This is not a Mexico beach vacation, where well-oiled party kids and families spend their days flipping in the sunshine. It’s a place filled with people of all shapes and sizes, on bikes of all shapes and sizes (pick your ride — road, mountain, cruiser bike — from Eaton Bikes), cruising around the island. If you’re so inclined, you can also rent a golf cart on every corner. It has a laid-back, “have a Bloody with breakfast” vibe that makes you realize how unimportant your daily tasks at home can be. It may not be sustainable long-term, but it’s sure fun to hang out with the people who have made it just that.

The cute houses with giant front porches line streets packed with palm trees and are dotted by people sitting on their swings enjoying a book or morning coffee. If you stay away from Duval Street, the avenues are quiet and calm at night, still with an upbeat energy due in no small part to the fact that everyone is smiling, all the time.

If you go:

There are a few hotels off the island that are incredible (Sunset Key Cottages, the island oasis of Little Palm Island), but for the first time, stay somewhere with walking access to explore town: The beauty of Key West is getting immersed in the weird and quirky everyday.

  • Marquesa (especially the new addition, Marquesa 4-1-4) has an in-the-center-of-it-all city vibe with quiet outdoor spaces to enjoy.
  • The Kimpton Hotel group has purchased a number of quirky properties throughout old town, and friends that have stayed there said it’s a great option.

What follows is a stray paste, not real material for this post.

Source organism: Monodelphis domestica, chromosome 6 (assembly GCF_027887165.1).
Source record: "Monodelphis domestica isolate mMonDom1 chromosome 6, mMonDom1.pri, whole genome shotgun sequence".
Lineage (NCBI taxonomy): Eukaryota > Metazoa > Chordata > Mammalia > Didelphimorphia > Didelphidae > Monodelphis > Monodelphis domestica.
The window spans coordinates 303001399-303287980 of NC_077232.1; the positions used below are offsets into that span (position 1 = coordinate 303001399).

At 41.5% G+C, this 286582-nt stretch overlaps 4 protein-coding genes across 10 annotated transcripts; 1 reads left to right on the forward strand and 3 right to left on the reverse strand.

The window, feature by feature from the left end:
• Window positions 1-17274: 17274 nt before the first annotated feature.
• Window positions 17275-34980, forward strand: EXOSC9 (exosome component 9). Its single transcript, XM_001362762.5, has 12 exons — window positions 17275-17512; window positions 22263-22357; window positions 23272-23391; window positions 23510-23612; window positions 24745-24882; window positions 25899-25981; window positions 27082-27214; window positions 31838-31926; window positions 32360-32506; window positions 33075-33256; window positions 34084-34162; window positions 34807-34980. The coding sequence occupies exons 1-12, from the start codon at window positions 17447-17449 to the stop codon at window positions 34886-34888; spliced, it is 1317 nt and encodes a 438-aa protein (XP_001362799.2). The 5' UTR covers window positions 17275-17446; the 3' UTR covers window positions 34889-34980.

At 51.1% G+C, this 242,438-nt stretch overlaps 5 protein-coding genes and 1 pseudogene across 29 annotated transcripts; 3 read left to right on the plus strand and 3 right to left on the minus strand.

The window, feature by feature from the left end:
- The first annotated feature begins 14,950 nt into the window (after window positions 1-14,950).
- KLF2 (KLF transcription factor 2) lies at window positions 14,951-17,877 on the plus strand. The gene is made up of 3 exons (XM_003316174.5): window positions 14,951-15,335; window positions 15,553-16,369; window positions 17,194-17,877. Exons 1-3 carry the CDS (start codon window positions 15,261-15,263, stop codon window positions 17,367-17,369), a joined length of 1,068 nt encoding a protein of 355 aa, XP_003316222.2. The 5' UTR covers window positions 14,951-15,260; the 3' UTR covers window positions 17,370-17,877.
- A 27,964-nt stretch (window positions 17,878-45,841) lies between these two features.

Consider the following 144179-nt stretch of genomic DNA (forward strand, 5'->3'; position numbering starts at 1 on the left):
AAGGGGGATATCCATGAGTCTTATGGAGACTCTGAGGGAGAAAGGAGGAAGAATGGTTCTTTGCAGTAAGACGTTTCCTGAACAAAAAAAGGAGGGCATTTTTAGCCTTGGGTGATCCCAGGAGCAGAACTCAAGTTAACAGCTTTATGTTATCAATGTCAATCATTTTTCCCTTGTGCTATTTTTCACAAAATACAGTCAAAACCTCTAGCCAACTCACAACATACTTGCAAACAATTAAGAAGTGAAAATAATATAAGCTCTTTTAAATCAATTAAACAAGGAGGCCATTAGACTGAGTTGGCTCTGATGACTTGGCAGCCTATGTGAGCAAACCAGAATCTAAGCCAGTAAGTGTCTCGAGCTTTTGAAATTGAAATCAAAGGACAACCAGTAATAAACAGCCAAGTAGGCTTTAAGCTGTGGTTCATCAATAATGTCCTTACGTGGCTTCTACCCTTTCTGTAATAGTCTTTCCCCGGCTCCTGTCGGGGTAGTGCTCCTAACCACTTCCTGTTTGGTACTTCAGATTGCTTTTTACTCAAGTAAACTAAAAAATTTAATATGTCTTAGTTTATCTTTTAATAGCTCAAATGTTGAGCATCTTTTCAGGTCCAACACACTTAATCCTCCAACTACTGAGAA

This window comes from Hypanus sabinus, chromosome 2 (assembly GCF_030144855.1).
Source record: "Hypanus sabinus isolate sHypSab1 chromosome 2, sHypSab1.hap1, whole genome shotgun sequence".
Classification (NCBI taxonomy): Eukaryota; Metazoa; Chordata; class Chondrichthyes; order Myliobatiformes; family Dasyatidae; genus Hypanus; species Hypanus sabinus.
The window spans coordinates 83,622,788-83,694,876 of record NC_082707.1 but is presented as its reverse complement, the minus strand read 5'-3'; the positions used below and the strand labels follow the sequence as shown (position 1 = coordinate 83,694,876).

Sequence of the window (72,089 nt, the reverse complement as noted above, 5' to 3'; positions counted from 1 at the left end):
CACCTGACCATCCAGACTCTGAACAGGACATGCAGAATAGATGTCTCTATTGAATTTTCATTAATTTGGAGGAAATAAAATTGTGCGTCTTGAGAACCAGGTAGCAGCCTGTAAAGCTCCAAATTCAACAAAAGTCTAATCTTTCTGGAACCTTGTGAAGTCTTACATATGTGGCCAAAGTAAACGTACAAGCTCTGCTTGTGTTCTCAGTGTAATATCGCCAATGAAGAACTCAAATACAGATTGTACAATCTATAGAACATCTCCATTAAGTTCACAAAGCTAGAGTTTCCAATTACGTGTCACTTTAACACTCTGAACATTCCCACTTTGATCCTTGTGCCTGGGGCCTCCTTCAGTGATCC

• Many of the people we met also told us that the local B&B and AirBnB options aren’t overhyped. Key West is not a place where you want to be in a giant resort hotel.
  • Ocean Key is the best “resort” hotel with a good sunset location.  It’s a good option if you like bigger hotels, and want to be on the water.

Restaurants are another thing. This is not a culinary destination, but if you spend too much time on Yelp or TripAdvisor (please, don’t), it may be touted as one. That said, there is good food here.

For breakfast:

  • Blue Heaven is the one thing Trip Advisor gets right. It’s quintessential backyard Key West, and the banana bread and Benedicts of all varieties are very good and the chickens are the entertainment. The Key lime pie is one of the better ones to photograph, but don’t bother actually eating the tower of meringue (just get right to the pie below). It’s also a great choice for dinner; you can’t beat the vibe of a dirt patio and central outdoor bar.
  • Pepe’s makes you feel like a local, and their daily homemade breads make it worth cheating on Keto. Belly up to the bar and they’ll make you feel at home.
  • And a general tip: Get used to a Bloody Mary, mimosa, tequila sunrise, etc. in the morning, maybe before or after your iced coffee or Cuban coffee. Funky Rooster and Cuban Coffee Queen are best if you actually have to be back to your hotel for a 9:00am Zoom call.

For lunch/dinner:

  • Cafe Marquesa and Little Pearl are known as the best in town. They’re both good, and the service at Marquesa is exceptional, but keep in mind that “the best” is relative. Marquesa is definitely worth a visit, but the Little Pearl’s current prix-fixe-only menu becomes too much food over too much time. On our more recent trip, we tried Little Pearl’s Italian sibling, Antonia’s, and it was a solid choice for Italian food (even though it’s on Duval Street).